The Great Basin spadefoot is a species of toad. Adult spadefoots are gray with light lines along the back and light colored bellies. Their skin has abundant dark colored small bumpy spots. They have a single, black, hard spade on the heel of each hind foot. Adult females are larger than males, growing to two-and-a-half inches in length. Great Basin spadefoots live in dry sagebrush, grasslands and woodlands with sandy soils near ponds. Though they live in semi-arid habitats, they love the rain and damp weather. They spend most of the year in underground burrows that they dig quite efficiently
Adult Northern leopard frogs have smooth skin that is green or brown and covered with dark brown spots outlined with white rings. Females grow to just over four inches in length; males are slightly smaller at just over three inches. They live in and near various water sources with abundant vegetation such as wet meadows, marshes, riparian areas and moist, open woodlands. These frogs use the vegetation, such as grasses, sedge, weeds or brush, as cover from predators. During the winter, they need ponds or slow-running streams for hibernation. Photo from ODFW
This shrew is the largest member of the genus in North America. Truly a water shrew, it swims easily both on the surface and while submerged, mostly by alternate strokes of the hind feet. When leaving the water, it literally springs from the surface. In Oregon, it occurs in the northern Cascade Range in Clackamas, Hood River, and Multnomah counties, then west in Clatsop, Columbia, and Washington counties along the Columbia River, and southeasterly from Newport through Benton, Lane, Linn, Jackson and Klamath counties. Habitats include alder in riparian zones, skunk cabbage marshes, deep, dark, red cedar swamps, floating mats
The Merriam's shrew is the smallest shrew in Oregon. This brownish shrew has a short, truncated skull and is medium dark-brown on the dorsum and pinkish white on the venter; the tail is sharply bicolored in the same tones as the body with dark and light portions about equal. In Oregon, it has been found in Grant, Harney, Lake, and Wasco counties. It occupies drier habitats and is reported to be associated with sagebrush-bunchgrass habitats.
The Pacific shrew is the only shrew in Oregon without a tine on the anteromedial surface of the first upper incisor but with a posteriomedial ridge visible in anterior view through the gap between the incisors. It is a large brown shrew with the third unicuspid smaller than the fourth. The species is often found in moist wooded areas with fallen decaying logs and brushy vegetation. It is endemic to Oregon and is distributed as two disjunct populations: one in the Coast Range from Cascade Head, Tillamook County, south to Coos Bay, Coos County and eastward to Philomath, Benton County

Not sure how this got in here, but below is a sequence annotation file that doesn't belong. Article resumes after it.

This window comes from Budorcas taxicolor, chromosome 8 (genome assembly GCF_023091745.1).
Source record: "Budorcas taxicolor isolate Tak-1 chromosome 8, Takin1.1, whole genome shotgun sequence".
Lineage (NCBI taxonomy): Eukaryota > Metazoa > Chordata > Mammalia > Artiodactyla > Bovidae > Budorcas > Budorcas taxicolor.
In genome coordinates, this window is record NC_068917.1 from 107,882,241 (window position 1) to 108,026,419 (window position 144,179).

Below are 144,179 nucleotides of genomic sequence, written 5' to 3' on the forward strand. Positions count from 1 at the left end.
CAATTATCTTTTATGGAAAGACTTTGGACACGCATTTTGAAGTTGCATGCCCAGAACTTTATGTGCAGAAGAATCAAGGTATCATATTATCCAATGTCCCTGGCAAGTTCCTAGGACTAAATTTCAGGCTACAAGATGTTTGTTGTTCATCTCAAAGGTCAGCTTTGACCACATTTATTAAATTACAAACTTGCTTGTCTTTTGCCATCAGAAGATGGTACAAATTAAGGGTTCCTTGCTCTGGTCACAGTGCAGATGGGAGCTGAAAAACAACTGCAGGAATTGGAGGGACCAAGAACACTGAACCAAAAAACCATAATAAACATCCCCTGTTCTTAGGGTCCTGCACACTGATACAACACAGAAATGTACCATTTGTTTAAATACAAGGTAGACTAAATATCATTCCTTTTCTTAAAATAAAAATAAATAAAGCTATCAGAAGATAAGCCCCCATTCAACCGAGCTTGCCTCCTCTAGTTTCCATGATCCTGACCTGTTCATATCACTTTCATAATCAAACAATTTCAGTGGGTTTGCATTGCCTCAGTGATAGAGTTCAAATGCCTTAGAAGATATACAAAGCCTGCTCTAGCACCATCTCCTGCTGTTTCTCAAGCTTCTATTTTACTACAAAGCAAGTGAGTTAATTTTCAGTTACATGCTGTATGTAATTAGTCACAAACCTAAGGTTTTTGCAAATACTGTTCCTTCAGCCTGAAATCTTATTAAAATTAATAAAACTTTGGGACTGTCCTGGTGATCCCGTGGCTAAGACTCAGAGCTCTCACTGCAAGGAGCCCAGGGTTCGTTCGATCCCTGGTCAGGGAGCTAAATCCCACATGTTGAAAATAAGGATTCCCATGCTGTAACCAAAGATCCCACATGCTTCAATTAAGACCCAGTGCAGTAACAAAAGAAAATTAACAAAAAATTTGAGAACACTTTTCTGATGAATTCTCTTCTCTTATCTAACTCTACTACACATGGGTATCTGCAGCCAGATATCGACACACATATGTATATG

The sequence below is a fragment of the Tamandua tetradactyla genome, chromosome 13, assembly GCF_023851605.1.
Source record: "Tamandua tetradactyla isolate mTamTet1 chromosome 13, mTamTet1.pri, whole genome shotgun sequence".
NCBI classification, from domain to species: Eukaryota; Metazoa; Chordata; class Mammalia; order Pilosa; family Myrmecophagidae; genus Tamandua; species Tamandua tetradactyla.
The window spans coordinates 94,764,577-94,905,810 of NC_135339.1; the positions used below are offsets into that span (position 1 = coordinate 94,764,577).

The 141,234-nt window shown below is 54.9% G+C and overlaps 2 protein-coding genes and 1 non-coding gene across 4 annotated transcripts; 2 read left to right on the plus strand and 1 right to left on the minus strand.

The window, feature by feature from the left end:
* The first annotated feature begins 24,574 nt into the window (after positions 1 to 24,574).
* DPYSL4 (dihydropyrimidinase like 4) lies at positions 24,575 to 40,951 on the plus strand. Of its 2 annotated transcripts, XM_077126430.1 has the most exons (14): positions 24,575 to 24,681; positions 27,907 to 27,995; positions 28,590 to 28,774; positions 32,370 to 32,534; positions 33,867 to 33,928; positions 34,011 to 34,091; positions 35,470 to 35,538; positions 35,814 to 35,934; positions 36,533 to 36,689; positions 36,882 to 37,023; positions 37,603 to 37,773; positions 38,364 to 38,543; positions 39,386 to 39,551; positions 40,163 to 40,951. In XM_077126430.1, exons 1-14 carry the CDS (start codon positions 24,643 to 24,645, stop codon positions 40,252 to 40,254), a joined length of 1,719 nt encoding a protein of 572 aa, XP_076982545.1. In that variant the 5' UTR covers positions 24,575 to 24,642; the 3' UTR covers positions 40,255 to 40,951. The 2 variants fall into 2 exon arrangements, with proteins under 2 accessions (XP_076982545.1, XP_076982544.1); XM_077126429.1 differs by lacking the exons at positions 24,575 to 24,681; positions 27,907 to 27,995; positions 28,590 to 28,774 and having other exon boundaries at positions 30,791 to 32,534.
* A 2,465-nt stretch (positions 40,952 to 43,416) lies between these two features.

Preble's shrew is the smallest shrew in Oregon; adults commonly weigh less than a dime. The pelage is medium dark-brown to very dark-gray on the dorsum and silvery gray on the venter. The tail is bicolored, medium dark-brown on the dorsal surface, white on the ventral surface and darkening toward the tip. In Oregon, it has been found in Deschutes, Grant, Klamath, Lake, Harney, Malheur, and Wallowa counties. Its habitats include marshes, along streams, dry bunchgrass, and wet, alkaline habitat. Grasses and sagebrush are common to most habitats.
The Northern pocket gopher is the other small pocket gopher in Oregon. Its dorsal pelage ranges from a rich brown to a yellowish brown or buffy gray; the venter is lighter and usually washed with buff. This gopher builds extensive burrow systems which consist of both near-surface and deep runways connected by a vertical shaft. The nest cavity is commonly situated in the deep runway with blind tunnels radiating from near the nest that are used for food storage and as a latrine. The Northern pocket gopher occurs throughout Oregon east of the Cascade Range.
The Rocky Mountain tailed frog’s coloring often matches the color of local rocks ranging from brown or reddish-brown to gray. They have grainy textured skin that further enhances their camouflage. Males have a short tail, the signature for tailed frogs. Adult males are slightly smaller than adult females that grow to two inches in length. Rocky Mountain tailed frogs are found in the water or close by it. They live in very shallow and heavily shaded water of fast-flowing, small, permanent streams in older mountain forests with cold and clear water, rocky substrates and little silt. These streams are often
These large toads are well camouflaged in earth tones with dry bumpy skin that aids in protection from predators. Their color can be highly variable among individuals ranging from gray or reddish-brown to yellow or green. They have a light colored stripe that runs along the center of the back. Adult female toads are larger than males, growing to five inches in length. They live mainly on land in a range of habitats from forests to mountain meadows to desert flats. During the non-breeding season, they are nocturnal. They dig their own burrows in loose soil, use existing burrows or
Adults have smooth, moist skin that is brown or reddish-brown in color with black flecks on their backs, sides and legs. They may also have a dark colored mask. Adults have red underlegs, hence their name. Females, growing to four inches in length, are almost twice the size of males. Adult red-legged frogs like cool damp coniferous or deciduous forests and forested wetlands. During the non-breeding season, adult frogs spend most of their time on land in woodlands along streams, in moist sedge or brush, along shaded pond edges or under logs and other forest debris. Damp weather permits them